Optimization of salt concentration in PEG-based crystallization solutions

J Synchrotron Radiat. 2011 Jan;18(1):84-7. doi: 10.1107/S0909049510035995. Epub 2010 Nov 5.


Although polyethylene glycol (PEG) is the most widely used precipitant in protein crystallization, the concentration of co-existing salt in the solution has not been well discussed. To determine the optimum salt concentration range, several kinds of protein were crystallized in a 30% PEG 4000 solution at various NaCl concentrations with various pH levels. It was found that, if crystallization occurred, the lowest effective salt concentration depended on the pH of the protein solution and the pI of the protein molecule; that is, higher salt concentrations were required for crystal growth if the difference between pH and pI was increasing. The linear relationship between the charge density of the protein and the ionic strength of the crystallization solution was further verified. These results suggested that the lowest effective concentration of salt in a crystallization solution can be predicted before performing a crystallization experiment. Our results can be a tip for tuning crystallization conditions by the vapor-diffusion method.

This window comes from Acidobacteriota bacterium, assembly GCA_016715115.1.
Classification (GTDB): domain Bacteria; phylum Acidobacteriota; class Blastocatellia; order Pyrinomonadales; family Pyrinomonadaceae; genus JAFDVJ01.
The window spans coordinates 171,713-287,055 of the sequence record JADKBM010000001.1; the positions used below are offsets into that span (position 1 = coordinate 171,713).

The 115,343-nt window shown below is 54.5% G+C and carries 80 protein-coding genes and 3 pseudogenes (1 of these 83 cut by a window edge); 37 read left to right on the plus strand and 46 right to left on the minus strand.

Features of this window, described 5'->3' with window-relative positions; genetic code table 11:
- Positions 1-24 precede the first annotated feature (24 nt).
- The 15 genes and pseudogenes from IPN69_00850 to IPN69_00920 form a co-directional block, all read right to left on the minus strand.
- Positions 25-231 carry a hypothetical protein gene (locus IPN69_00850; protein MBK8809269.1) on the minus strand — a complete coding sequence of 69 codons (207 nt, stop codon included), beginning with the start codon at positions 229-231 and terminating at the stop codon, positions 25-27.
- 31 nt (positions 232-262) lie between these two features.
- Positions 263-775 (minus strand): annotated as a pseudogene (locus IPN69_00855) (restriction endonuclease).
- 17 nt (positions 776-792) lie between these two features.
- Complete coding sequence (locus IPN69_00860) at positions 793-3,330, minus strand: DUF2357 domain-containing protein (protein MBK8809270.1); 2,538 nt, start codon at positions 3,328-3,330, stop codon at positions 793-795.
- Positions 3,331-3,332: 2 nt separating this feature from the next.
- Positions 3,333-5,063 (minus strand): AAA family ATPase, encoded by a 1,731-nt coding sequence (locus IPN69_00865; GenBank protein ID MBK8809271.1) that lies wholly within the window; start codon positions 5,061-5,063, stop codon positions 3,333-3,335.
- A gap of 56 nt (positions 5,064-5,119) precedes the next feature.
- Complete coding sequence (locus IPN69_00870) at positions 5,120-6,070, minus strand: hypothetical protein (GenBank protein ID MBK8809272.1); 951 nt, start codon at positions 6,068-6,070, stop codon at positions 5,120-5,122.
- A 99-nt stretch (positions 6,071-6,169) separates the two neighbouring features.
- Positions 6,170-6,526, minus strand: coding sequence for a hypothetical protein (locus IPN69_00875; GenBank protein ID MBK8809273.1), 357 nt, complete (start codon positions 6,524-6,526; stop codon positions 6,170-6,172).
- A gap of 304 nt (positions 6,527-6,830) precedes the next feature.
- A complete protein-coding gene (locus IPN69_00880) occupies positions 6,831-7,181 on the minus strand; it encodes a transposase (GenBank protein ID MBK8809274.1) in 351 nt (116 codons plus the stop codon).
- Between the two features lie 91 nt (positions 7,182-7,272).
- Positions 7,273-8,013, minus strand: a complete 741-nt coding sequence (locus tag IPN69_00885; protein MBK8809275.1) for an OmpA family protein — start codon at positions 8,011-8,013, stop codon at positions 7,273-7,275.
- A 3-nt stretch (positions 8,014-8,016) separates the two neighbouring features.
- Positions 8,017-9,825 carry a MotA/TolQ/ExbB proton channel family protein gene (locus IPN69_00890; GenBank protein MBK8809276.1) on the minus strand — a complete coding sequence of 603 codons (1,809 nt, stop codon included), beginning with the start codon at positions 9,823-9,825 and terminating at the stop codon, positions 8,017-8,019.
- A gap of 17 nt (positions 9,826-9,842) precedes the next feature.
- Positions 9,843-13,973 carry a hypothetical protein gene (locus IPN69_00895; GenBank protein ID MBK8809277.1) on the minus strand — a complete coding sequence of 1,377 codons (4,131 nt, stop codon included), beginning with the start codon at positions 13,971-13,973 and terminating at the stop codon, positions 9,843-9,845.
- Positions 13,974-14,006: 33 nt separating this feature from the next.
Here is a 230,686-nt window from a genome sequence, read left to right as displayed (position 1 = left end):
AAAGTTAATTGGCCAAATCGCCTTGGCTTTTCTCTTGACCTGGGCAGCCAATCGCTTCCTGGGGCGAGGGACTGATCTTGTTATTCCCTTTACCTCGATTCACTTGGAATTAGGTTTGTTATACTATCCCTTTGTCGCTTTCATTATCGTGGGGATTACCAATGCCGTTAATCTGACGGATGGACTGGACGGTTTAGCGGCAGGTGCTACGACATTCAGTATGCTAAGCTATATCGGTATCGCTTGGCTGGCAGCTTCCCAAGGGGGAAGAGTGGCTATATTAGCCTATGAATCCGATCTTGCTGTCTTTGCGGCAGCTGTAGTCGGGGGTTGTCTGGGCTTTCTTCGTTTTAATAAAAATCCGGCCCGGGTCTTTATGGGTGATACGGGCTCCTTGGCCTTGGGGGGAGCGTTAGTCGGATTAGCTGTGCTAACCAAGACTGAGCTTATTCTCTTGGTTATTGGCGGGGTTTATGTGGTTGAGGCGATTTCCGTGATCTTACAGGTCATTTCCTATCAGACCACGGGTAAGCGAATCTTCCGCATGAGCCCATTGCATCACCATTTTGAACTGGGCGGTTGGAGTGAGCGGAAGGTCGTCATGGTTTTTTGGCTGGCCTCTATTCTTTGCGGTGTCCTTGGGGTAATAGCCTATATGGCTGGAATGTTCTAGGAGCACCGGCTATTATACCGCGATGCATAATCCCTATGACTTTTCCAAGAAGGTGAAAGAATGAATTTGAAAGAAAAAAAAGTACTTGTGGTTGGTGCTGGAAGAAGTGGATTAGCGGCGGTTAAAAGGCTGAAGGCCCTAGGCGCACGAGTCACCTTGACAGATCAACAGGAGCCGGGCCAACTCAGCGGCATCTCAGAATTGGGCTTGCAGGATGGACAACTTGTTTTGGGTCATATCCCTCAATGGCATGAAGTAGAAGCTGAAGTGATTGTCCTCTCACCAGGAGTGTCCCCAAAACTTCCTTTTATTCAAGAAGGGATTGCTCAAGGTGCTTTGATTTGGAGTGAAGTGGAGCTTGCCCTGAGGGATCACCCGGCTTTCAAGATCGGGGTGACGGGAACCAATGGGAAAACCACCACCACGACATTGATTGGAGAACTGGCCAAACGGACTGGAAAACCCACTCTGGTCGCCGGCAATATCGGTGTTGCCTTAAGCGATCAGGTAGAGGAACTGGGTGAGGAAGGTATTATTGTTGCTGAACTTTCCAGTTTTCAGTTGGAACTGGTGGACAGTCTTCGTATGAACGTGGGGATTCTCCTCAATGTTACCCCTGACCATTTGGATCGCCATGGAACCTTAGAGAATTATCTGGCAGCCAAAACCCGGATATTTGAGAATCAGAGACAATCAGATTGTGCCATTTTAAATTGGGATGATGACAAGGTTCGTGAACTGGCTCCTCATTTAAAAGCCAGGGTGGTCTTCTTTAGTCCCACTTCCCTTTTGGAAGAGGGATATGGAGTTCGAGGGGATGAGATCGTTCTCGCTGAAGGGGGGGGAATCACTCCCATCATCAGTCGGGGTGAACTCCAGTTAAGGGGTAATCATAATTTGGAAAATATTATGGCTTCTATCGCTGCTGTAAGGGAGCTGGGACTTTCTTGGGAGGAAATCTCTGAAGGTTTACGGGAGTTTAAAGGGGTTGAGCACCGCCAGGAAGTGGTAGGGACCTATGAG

Publication types

  • Research Support, Non-U.S. Gov't

MeSH terms

  • Aldose-Ketose Isomerases / chemistry
  • Crystallization / methods*
  • Diffusion
  • Hydrogen-Ion Concentration
  • Muramidase / chemistry
  • Osmolar Concentration
  • Polyethylene Glycols / chemistry*
  • Sodium Chloride / chemistry*
  • Solutions
  • alpha-Amylases / chemistry


  • Solutions
  • Polyethylene Glycols
  • Sodium Chloride
  • alpha-Amylases
  • Muramidase
  • Aldose-Ketose Isomerases
  • xylose isomerase